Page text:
Helen Elaine Jackson, 75, gallerist, curator, collector, and pioneer arts Diva, passed away on February 4, 2021 in Washington DC.
A District native, she was the daughter of Marion and Thelma Jackson. She was predeceased by her parents and brother, Thomas Jackson of Washington, DC and Hawkins, TX. Helen and Thomas were grandchildren of Thomas Buchanan Frost, who founded Jarvis Christian College, an HBCU in Hawkins, TX in 1912. She is survived by nephews Michael (Corlie) and Jeffrey Jackson, niece Tracy Goodeaux (Jeffery), many grand nieces and nephews, cousins, and a host of dear friends including Laura Richards, Kenneth Robinson and Silvia Moody. In lieu of flowers, donations can be made to Millennium Arts Salon or Jarvis Christian College.
Helen attended public schools in Washington D.C., graduating from Roosevelt High School. She obtained her BA from Goddard College in Vermont. Helen spent a year at a language school in Lausanne, Switzerland, returned home, and studied briefly at George Washington University. Helen was a Renaissance woman of sorts, – an art major with interests in history, anthropology, linguistics, and dance. She became a visual arts practitioner, teacher, writer, and mentor who specialized in representing national and international artists of color.
Helen’s attraction to the literary and visual arts led to her job as an associate editor at Doubleday Publishers in New York City in the early ’70s. Living on the east side of Manhattan, she often hosted “salons” attended by notable men and women artists and writers of color.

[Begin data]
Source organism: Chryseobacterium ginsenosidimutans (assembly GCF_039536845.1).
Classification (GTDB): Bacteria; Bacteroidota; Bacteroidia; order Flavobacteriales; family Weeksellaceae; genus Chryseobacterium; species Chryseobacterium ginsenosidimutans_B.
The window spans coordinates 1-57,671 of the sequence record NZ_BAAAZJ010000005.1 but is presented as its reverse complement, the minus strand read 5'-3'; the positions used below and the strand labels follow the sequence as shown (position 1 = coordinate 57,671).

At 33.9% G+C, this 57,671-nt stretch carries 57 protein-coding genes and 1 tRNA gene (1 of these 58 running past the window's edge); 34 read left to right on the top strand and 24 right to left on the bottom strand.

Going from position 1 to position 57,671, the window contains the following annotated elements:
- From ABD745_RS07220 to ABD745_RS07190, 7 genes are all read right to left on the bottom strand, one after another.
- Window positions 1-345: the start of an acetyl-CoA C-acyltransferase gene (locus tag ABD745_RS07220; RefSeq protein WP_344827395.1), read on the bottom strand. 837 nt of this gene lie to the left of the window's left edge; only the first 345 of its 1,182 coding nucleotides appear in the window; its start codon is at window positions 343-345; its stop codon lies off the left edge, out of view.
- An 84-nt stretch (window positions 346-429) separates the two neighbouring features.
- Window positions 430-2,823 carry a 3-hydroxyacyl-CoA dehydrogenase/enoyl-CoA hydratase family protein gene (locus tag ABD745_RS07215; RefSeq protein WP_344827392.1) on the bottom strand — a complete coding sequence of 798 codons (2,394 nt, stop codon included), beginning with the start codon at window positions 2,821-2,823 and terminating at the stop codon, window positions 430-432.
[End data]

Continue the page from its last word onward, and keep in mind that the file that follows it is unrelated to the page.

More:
While at Doubleday, she promoted writers of the Caribbean diaspora. This evolved into her first entrepreneurial venture, Antillean Bookshelf, through which she further supported contemporary writers from the region.
Helen returned to D.C. and established a residence on Capitol Hill, where she had inherited a house. The location was perfect for Helen to establish her most notable venture, Capitol East Graphics. She operated her magic for nearly four decades from this fine arts gallery, located on the ground floor of her home. Helen acquired, exhibited, and sold work of an amazing array of prominent mid-late 20th century artists. Her extensive collection, with a specific focus on graphic media, drew from Europe, the continental U.S. as well as from the Caribbean and Africa. Well-known names included Herbert Gentry, Jacob Lawrence, and Romare Bearden.
Helen also arranged larger exhibits outside of her gallery. In the late ‘80s she curated a major touring exhibition: The South African Exhibit Project – “Voices From Exile” that included a stop at the Peace Museum of Chicago. It was a powerful statement about the impact of apartheid on South African artists and their creative process. Her last major exhibit was a 2018 exhibition at the Brentwood Arts Exchange in Brentwood, MD. It featured an impressive sampling of graphic works from the African Diaspora and brought together a cross-section of work spanning several generations of female artists. The exhibit touched on multiple roles imposed on and displayed by women – mother, goddess, object, and muse.
Helen loved to travel almost as much as she loved art. She relished visiting friends from New York to Paris, but Barbados was her favorite home away from home. Helen even contemplated retiring there.
She was very fond of her nieces and nephews, delighting particularly in keeping up with her grand nieces and nephews as they progressed from toddlers to university graduates and young adults. Helen also loved her network of girlfriends with whom she celebrated small and big life events.
Helen was an eternal optimist who lived life her own special way. She will be missed.
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